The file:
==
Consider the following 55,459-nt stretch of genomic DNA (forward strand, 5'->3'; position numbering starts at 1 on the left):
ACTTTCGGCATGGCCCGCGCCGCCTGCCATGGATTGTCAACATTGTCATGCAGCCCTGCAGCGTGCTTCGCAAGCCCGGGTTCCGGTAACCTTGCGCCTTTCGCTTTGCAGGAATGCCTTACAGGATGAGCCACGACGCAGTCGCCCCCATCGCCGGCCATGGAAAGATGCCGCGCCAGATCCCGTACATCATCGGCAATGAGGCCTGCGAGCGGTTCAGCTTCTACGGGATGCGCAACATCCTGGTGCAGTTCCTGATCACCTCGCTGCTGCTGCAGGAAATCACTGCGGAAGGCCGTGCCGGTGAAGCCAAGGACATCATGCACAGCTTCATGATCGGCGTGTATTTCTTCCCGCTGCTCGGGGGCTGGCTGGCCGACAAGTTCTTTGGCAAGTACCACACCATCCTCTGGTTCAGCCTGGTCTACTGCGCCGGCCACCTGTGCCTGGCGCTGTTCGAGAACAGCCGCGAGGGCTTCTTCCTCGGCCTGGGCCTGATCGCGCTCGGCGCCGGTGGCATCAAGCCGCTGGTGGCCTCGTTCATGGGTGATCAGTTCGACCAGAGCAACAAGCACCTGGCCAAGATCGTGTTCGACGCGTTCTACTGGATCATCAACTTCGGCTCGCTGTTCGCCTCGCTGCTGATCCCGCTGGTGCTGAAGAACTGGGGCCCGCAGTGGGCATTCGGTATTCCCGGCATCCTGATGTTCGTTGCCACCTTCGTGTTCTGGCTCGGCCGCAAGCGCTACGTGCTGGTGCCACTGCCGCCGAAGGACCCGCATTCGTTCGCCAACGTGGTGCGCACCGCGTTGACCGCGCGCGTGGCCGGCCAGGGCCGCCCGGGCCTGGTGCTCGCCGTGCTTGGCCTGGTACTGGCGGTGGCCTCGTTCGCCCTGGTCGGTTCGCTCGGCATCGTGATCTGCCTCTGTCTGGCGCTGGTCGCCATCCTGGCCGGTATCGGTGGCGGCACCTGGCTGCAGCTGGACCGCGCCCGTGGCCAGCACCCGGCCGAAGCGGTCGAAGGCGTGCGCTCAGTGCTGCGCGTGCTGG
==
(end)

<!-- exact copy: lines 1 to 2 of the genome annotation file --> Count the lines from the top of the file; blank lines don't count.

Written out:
Consider the following 55,459-nt stretch of genomic DNA (forward strand, 5'->3'; position numbering starts at 1 on the left):
ACTTTCGGCATGGCCCGCGCCGCCTGCCATGGATTGTCAACATTGTCATGCAGCCCTGCAGCGTGCTTCGCAAGCCCGGGTTCCGGTAACCTTGCGCCTTTCGCTTTGCAGGAATGCCTTACAGGATGAGCCACGACGCAGTCGCCCCCATCGCCGGCCATGGAAAGATGCCGCGCCAGATCCCGTACATCATCGGCAATGAGGCCTGCGAGCGGTTCAGCTTCTACGGGATGCGCAACATCCTGGTGCAGTTCCTGATCACCTCGCTGCTGCTGCAGGAAATCACTGCGGAAGGCCGTGCCGGTGAAGCCAAGGACATCATGCACAGCTTCATGATCGGCGTGTATTTCTTCCCGCTGCTCGGGGGCTGGCTGGCCGACAAGTTCTTTGGCAAGTACCACACCATCCTCTGGTTCAGCCTGGTCTACTGCGCCGGCCACCTGTGCCTGGCGCTGTTCGAGAACAGCCGCGAGGGCTTCTTCCTCGGCCTGGGCCTGATCGCGCTCGGCGCCGGTGGCATCAAGCCGCTGGTGGCCTCGTTCATGGGTGATCAGTTCGACCAGAGCAACAAGCACCTGGCCAAGATCGTGTTCGACGCGTTCTACTGGATCATCAACTTCGGCTCGCTGTTCGCCTCGCTGCTGATCCCGCTGGTGCTGAAGAACTGGGGCCCGCAGTGGGCATTCGGTATTCCCGGCATCCTGATGTTCGTTGCCACCTTCGTGTTCTGGCTCGGCCGCAAGCGCTACGTGCTGGTGCCACTGCCGCCGAAGGACCCGCATTCGTTCGCCAACGTGGTGCGCACCGCGTTGACCGCGCGCGTGGCCGGCCAGGGCCGCCCGGGCCTGGTGCTCGCCGTGCTTGGCCTGGTACTGGCGGTGGCCTCGTTCGCCCTGGTCGGTTCGCTCGGCATCGTGATCTGCCTCTGTCTGGCGCTGGTCGCCATCCTGGCCGGTATCGGTGGCGGCACCTGGCTGCAGCTGGACCGCGCCCGTGGCCAGCACCCGGCCGAAGCGGTCGAAGGCGTGCGCTCAGTGCTGCGCGTGCTGG